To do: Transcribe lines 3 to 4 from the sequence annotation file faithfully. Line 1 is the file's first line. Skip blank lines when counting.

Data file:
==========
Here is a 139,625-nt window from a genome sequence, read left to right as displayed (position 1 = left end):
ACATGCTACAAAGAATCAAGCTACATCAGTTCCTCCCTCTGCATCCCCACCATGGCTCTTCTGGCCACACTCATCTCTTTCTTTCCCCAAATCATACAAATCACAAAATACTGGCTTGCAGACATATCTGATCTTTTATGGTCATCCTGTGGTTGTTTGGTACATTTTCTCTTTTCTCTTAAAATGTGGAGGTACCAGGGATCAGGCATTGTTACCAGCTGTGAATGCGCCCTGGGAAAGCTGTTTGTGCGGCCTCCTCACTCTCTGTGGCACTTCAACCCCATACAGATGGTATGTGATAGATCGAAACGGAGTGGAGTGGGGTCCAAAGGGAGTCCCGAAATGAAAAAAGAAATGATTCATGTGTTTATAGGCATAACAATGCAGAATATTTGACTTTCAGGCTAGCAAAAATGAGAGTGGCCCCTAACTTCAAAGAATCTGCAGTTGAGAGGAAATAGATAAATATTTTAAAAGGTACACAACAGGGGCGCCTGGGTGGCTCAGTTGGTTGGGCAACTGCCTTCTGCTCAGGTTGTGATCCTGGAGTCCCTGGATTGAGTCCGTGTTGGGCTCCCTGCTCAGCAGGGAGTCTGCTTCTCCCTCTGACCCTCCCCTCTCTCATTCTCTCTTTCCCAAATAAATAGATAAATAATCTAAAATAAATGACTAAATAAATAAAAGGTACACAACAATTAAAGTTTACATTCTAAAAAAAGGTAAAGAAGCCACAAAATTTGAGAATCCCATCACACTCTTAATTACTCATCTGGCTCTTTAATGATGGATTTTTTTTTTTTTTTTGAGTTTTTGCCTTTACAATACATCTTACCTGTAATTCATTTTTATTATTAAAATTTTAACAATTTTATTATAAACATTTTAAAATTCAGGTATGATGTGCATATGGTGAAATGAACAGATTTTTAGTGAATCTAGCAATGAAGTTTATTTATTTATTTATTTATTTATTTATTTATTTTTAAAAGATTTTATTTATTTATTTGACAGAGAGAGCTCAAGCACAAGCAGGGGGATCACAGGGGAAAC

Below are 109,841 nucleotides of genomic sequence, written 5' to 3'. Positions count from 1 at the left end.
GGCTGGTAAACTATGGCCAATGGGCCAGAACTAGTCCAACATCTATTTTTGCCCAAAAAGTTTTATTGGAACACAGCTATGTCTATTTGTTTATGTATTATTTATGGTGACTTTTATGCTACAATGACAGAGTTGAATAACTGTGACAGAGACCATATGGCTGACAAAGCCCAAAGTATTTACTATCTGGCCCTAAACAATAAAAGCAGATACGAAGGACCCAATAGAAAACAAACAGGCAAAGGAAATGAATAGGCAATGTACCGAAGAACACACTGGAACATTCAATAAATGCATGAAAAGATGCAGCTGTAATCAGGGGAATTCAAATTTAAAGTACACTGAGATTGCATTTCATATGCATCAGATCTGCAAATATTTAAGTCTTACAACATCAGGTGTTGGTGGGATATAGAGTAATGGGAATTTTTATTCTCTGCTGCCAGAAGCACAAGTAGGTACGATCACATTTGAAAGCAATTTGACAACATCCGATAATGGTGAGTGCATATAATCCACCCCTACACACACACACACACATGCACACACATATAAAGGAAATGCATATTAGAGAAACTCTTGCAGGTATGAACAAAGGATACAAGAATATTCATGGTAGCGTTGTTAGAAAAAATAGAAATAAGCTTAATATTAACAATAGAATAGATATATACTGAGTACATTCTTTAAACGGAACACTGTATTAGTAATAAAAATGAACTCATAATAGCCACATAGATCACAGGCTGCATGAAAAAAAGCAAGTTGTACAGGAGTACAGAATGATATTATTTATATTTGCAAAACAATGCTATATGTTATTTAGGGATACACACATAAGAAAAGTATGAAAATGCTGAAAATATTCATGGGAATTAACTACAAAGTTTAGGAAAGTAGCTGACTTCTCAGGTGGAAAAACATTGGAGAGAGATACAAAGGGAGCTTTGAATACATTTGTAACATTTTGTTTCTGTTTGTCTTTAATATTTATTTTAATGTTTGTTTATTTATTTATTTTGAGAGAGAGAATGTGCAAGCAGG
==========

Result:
Below are 109,841 nucleotides of genomic sequence, written 5' to 3'. Positions count from 1 at the left end.
GGCTGGTAAACTATGGCCAATGGGCCAGAACTAGTCCAACATCTATTTTTGCCCAAAAAGTTTTATTGGAACACAGCTATGTCTATTTGTTTATGTATTATTTATGGTGACTTTTATGCTACAATGACAGAGTTGAATAACTGTGACAGAGACCATATGGCTGACAAAGCCCAAAGTATTTACTATCTGGCCCTAAACAATAAAAGCAGATACGAAGGACCCAATAGAAAACAAACAGGCAAAGGAAATGAATAGGCAATGTACCGAAGAACACACTGGAACATTCAATAAATGCATGAAAAGATGCAGCTGTAATCAGGGGAATTCAAATTTAAAGTACACTGAGATTGCATTTCATATGCATCAGATCTGCAAATATTTAAGTCTTACAACATCAGGTGTTGGTGGGATATAGAGTAATGGGAATTTTTATTCTCTGCTGCCAGAAGCACAAGTAGGTACGATCACATTTGAAAGCAATTTGACAACATCCGATAATGGTGAGTGCATATAATCCACCCCTACACACACACACACACATGCACACACATATAAAGGAAATGCATATTAGAGAAACTCTTGCAGGTATGAACAAAGGATACAAGAATATTCATGGTAGCGTTGTTAGAAAAAATAGAAATAAGCTTAATATTAACAATAGAATAGATATATACTGAGTACATTCTTTAAACGGAACACTGTATTAGTAATAAAAATGAACTCATAATAGCCACATAGATCACAGGCTGCATGAAAAAAAGCAAGTTGTACAGGAGTACAGAATGATATTATTTATATTTGCAAAACAATGCTATATGTTATTTAGGGATACACACATAAGAAAAGTATGAAAATGCTGAAAATATTCATGGGAATTAACTACAAAGTTTAGGAAAGTAGCTGACTTCTCAGGTGGAAAAACATTGGAGAGAGATACAAAGGGAGCTTTGAATACATTTGTAACATTTTGTTTCTGTTTGTCTTTAATATTTATTTTAATGTTTGTTTATTTATTTATTTTGAGAGAGAGAATGTGCAAGCAGG